My Favorite Hunt

by Karen Eaton
(Sultan, Washington USA)

It is late afternoon, and most of the men have gone out to hunt the Burchell’s Zebra. I am talking to my guides, Isabel and Hendrik, and the three of us agree that it is time.

We pile into the truck with only the equipment that we will need for the hunt. Hendrik is driving, I am sitting in the front seat, and poor Isabel is perched over the stick shift. She jokes that it is the most comfortable seat in the truck, and we drive off.

I am the designated gate opener, and I hop out to let the truck pass through several locked gates. I am slow at the gates and Hendrik teases me, saying that when I get really good I will be promoted to riding in the bed of the truck, just like the farm hands.

We travel deep into the desert, looking for just the right spot to begin our hunt.

This afternoon the desert is cool and dry. It is mid-May, already becoming winter in the Kalahari. The tall dry grass is all there is to remind us that this had been a wet summer.

Food is plentiful for the antelope; but the tall grass is also excellent cover for the big cats. I am watchful of the dangerous shadows of the Kalahari.

As we drive, a herd of Kalahari Springbok bound away. There are Gemsbok everywhere, and Giraffe in the distance. Under a Camel Thorn tree is a little Duiker. We hear a shot from far away; later we will learn that the Zebra is down.

It is some time before Hendrik stops the truck. We are on a large pan, about 1/3 of the way down. The coral colored sand is brilliant in the late afternoon sun.

I see nothing – no tracks, no sign of our prey. But Hendrik’s eagle eyes have picked up a clue. Isabel says that he is an excellent tracker. She is sure that we are in a good spot. We take our gear from the truck and set out on foot.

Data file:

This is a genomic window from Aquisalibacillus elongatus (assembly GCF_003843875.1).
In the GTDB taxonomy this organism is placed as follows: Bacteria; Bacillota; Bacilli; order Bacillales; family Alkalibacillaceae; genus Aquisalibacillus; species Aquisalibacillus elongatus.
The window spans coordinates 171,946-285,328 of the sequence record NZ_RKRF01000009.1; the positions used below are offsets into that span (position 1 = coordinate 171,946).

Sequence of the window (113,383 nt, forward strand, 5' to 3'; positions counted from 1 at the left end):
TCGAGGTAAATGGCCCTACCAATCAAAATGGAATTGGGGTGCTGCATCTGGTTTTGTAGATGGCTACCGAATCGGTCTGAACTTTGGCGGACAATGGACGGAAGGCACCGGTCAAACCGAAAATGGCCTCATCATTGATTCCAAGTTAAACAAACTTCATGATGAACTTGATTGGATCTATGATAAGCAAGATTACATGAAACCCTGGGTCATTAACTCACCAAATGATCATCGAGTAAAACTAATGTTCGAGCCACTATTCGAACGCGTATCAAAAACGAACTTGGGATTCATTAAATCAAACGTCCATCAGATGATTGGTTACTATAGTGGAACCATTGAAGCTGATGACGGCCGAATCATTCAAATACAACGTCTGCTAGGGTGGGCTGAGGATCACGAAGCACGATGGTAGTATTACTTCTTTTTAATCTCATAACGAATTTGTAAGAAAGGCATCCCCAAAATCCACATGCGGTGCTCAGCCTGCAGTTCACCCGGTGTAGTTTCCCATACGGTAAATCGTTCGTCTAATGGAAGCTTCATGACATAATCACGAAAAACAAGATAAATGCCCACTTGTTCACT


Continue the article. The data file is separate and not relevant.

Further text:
Seconds later the cry goes out. Tracks in the sand! Isabel shows me the tell tale sign.

The sand is cracked ever so slightly, like a loaf of baked bread. We get down on our knees and dig with our hands. An inch or two below the surface we find our prey.

¡Nabbas! - A most delicious truffle, found only in the Kalahari, and only in the early winter following a good rainy season.

I am indeed lucky, to be at the right place at the right time. I know of no other hunter with so rare a trophy as this!

One of the best-kept secrets of the Kalahari is the African Truffle, Terezia pfeilii, also known as n/abba, mahupu, sand-potato or knoll.

We accept this special and different kind of hunting story from the author who had the great opportunity to experience such a "hunt" herself.

To go truffle hunting in the Kalahari doesn't require the sensitive snout of a pig or trained dog - just sharp eyes to spot the fine surface cracks that mark the underground presence of this superior puff-ball.

What`s long seemed a mystery, though, is that this desert truffle may appear in abundance one year and then not show up again for years: it all depends on the weather.

We've had years of good rains, and then no truffles. It has to be the right amount of rain, on the right time.

But still it remains a mystery-speciality of the Kalahari nature.

~ Webmaster

Comments for My Favorite Hunt

Average Rating starstarstarstarstar

Click here to add your own comments

Jun 20, 2010
My Kind of Hunting Trip
by: Dana Wand

What a successful hunt! Almost like following a treasure map no on else has found and being the first to discover the reward!

May 13, 2010
by: Mark Baier

As I read your story anticipating the final outcome and finding it was truffles, I could picture in my mind Tienie cooking them on her outdoor propane grill with some nice gemsbok for lunch! What a great memory.

Jul 28, 2009
Shoot them
by: Tiburcio Tampolano

Shoot the truffles, shoot them, haha haha a good story

Jun 11, 2008
by: Anonymous

I love a good sense of humor. Great the way you disguised the "actual hunt" until the very end. You brought a smile to my face. Thanks.